5. Review for Grammar
Like any business note, your retirement letter should be error-free, include no jargon, and be formal from top to bottom.
Spend 15 minutes and re-read your letter, and have a spouse or friend do the same. It's difficult editing your own writing and having a second set of eyes can keep your retirement letter grammatically on point.
6. Plan With Your Needs in Mind Too
Writing a good retirement letter is as much about accommodating your employer's needs as anything else, but you have unique needs too, as you head out the door.
You'll want to prioritize those needs first.
For example, set your own table first and make sure your departure needs are handled properly. That could mean a host of workplace administrative tasks, including having your retirement benefits active and ready to go (your human resources department or employee benefits specialist is your go-to source on that front.)
Whatever you do, don't send your retirement letter until your pension (if you have one), your retirement plans, your health care plans, and any unused vacation days or sick days, which can trigger a big payday for you, are squared away.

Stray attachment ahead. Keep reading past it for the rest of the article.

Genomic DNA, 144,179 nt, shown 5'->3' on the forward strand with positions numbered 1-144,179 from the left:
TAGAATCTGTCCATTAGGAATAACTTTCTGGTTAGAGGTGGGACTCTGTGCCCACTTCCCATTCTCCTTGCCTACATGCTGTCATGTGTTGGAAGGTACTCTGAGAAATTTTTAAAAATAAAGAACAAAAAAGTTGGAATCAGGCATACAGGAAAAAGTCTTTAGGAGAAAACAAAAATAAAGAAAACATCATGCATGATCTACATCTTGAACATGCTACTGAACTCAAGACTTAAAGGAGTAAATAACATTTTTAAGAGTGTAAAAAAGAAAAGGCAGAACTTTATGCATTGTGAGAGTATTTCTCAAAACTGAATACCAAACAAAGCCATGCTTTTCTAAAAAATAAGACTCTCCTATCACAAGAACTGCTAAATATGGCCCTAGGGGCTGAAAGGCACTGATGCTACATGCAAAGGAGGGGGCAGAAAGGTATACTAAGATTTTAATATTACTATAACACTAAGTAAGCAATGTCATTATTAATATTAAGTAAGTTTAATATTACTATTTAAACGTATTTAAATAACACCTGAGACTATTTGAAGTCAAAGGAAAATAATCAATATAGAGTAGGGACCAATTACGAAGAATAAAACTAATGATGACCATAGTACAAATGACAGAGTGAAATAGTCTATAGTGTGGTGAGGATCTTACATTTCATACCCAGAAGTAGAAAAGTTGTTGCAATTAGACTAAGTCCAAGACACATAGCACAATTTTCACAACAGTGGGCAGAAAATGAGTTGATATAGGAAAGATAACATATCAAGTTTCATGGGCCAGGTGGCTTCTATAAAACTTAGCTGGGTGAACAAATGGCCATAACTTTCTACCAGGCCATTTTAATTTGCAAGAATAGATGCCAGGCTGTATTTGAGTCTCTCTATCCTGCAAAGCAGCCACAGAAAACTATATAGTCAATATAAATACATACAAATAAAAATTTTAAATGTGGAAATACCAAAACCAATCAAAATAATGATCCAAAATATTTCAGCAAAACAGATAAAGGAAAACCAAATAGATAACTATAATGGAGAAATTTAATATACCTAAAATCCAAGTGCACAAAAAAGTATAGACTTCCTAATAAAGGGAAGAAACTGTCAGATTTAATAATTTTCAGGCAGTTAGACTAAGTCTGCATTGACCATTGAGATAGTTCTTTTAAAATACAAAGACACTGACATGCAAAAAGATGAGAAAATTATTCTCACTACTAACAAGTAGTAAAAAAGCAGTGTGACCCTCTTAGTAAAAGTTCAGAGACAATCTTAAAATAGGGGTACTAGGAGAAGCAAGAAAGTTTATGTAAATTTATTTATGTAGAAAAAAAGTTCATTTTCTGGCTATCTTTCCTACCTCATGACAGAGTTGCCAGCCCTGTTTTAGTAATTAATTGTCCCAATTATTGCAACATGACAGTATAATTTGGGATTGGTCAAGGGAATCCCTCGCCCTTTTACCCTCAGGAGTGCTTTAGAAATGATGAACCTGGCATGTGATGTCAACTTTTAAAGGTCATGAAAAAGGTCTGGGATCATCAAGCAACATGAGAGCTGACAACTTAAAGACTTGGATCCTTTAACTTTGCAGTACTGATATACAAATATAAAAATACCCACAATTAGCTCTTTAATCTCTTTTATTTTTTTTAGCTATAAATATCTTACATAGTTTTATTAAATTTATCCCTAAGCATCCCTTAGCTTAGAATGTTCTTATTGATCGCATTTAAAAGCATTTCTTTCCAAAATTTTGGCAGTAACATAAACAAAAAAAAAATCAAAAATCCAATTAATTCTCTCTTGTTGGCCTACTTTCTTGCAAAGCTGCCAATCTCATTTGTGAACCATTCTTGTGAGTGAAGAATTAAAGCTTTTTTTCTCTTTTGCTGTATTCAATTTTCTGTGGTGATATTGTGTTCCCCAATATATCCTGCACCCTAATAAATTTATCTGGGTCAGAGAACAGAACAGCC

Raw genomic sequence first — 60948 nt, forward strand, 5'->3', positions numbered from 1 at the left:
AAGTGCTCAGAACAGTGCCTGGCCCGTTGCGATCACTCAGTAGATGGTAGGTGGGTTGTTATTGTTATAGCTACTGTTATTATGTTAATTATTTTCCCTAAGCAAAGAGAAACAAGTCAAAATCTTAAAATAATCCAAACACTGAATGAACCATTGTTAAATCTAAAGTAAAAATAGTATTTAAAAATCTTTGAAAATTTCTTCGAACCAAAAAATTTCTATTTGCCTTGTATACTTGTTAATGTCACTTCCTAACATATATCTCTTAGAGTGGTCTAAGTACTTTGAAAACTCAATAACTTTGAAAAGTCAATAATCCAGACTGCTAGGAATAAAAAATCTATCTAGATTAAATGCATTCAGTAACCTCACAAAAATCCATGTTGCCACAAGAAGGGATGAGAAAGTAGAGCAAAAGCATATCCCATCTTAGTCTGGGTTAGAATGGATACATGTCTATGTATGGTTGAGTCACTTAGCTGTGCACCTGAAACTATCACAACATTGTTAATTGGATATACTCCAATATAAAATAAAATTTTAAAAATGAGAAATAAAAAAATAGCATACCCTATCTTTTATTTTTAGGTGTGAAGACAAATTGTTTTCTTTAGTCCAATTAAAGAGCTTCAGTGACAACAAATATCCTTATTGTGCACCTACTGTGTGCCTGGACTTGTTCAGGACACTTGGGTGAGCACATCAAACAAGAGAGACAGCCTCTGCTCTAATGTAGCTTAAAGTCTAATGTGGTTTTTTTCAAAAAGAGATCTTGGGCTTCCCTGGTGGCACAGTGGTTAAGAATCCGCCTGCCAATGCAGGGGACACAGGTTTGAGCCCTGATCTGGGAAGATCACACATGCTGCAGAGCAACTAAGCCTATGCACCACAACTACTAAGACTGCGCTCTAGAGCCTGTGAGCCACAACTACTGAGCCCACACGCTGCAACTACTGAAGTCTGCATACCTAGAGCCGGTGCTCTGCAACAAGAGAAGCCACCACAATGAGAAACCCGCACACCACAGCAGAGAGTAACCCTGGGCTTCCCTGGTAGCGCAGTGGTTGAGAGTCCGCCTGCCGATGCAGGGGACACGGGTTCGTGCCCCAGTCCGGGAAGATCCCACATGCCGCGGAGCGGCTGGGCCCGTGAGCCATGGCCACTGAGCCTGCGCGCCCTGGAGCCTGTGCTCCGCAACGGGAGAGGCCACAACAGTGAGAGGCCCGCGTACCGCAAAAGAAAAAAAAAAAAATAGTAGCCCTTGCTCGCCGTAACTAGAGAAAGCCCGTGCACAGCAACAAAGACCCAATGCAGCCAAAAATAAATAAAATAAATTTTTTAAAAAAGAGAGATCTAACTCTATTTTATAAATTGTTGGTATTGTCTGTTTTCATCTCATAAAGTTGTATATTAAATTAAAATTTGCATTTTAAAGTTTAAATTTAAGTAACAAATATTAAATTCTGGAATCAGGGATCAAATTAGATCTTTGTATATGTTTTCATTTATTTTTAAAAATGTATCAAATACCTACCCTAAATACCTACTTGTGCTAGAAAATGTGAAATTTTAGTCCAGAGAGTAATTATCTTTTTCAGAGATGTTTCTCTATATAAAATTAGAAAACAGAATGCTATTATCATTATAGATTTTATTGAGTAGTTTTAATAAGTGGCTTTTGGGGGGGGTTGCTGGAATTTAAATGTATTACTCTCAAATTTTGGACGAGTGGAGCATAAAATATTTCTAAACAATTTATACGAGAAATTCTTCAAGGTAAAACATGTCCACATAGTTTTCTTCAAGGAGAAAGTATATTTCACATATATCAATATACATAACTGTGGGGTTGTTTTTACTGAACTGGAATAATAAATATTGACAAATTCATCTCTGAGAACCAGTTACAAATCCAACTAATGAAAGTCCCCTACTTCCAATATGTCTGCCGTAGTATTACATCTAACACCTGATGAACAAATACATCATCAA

Points to Include in Your Retirement Letter
While perfectly fine sample retirement letters are available all over the internet (eForms.com offers a nice one), it's strongly advisable that you have a structural blueprint on hand before your craft your retirement letter.
Make sure these "must have" items are included:
A date. Sure, it sounds obvious, but rushing through a retirement letter often means leaving the letter date behind. Don't be that retirement letter writer. Give your employer a date up top, on the left-hand side of the header. Not only is it the right thing to do, a date also represents the fact the clock is officially now ticking on your departure.